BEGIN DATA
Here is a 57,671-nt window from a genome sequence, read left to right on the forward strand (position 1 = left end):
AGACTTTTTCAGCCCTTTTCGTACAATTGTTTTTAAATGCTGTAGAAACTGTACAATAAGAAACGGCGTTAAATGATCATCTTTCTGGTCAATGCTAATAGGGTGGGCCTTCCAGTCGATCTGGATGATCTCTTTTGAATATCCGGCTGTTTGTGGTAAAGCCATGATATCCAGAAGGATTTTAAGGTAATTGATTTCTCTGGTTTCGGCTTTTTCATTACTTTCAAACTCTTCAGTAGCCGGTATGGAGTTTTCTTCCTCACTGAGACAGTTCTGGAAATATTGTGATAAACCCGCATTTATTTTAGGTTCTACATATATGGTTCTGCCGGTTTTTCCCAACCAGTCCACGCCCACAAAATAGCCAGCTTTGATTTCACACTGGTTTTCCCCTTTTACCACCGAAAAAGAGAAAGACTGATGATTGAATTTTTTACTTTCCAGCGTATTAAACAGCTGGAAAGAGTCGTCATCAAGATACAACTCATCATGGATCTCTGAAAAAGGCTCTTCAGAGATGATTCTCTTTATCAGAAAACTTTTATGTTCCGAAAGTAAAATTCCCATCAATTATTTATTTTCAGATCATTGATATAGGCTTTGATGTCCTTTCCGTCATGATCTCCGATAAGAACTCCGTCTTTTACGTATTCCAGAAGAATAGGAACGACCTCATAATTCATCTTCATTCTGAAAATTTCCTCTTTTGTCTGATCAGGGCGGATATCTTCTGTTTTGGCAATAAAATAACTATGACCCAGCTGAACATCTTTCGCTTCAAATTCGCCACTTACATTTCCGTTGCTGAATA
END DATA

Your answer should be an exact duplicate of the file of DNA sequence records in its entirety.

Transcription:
Here is a 57,671-nt window from a genome sequence, read left to right on the forward strand (position 1 = left end):
AGACTTTTTCAGCCCTTTTCGTACAATTGTTTTTAAATGCTGTAGAAACTGTACAATAAGAAACGGCGTTAAATGATCATCTTTCTGGTCAATGCTAATAGGGTGGGCCTTCCAGTCGATCTGGATGATCTCTTTTGAATATCCGGCTGTTTGTGGTAAAGCCATGATATCCAGAAGGATTTTAAGGTAATTGATTTCTCTGGTTTCGGCTTTTTCATTACTTTCAAACTCTTCAGTAGCCGGTATGGAGTTTTCTTCCTCACTGAGACAGTTCTGGAAATATTGTGATAAACCCGCATTTATTTTAGGTTCTACATATATGGTTCTGCCGGTTTTTCCCAACCAGTCCACGCCCACAAAATAGCCAGCTTTGATTTCACACTGGTTTTCCCCTTTTACCACCGAAAAAGAGAAAGACTGATGATTGAATTTTTTACTTTCCAGCGTATTAAACAGCTGGAAAGAGTCGTCATCAAGATACAACTCATCATGGATCTCTGAAAAAGGCTCTTCAGAGATGATTCTCTTTATCAGAAAACTTTTATGTTCCGAAAGTAAAATTCCCATCAATTATTTATTTTCAGATCATTGATATAGGCTTTGATGTCCTTTCCGTCATGATCTCCGATAAGAACTCCGTCTTTTACGTATTCCAGAAGAATAGGAACGACCTCATAATTCATCTTCATTCTGAAAATTTCCTCTTTTGTCTGATCAGGGCGGATATCTTCTGTTTTGGCAATAAAATAACTATGACCCAGCTGAACATCTTTCGCTTCAAATTCGCCACTTACATTTCCGTTGCTGAATA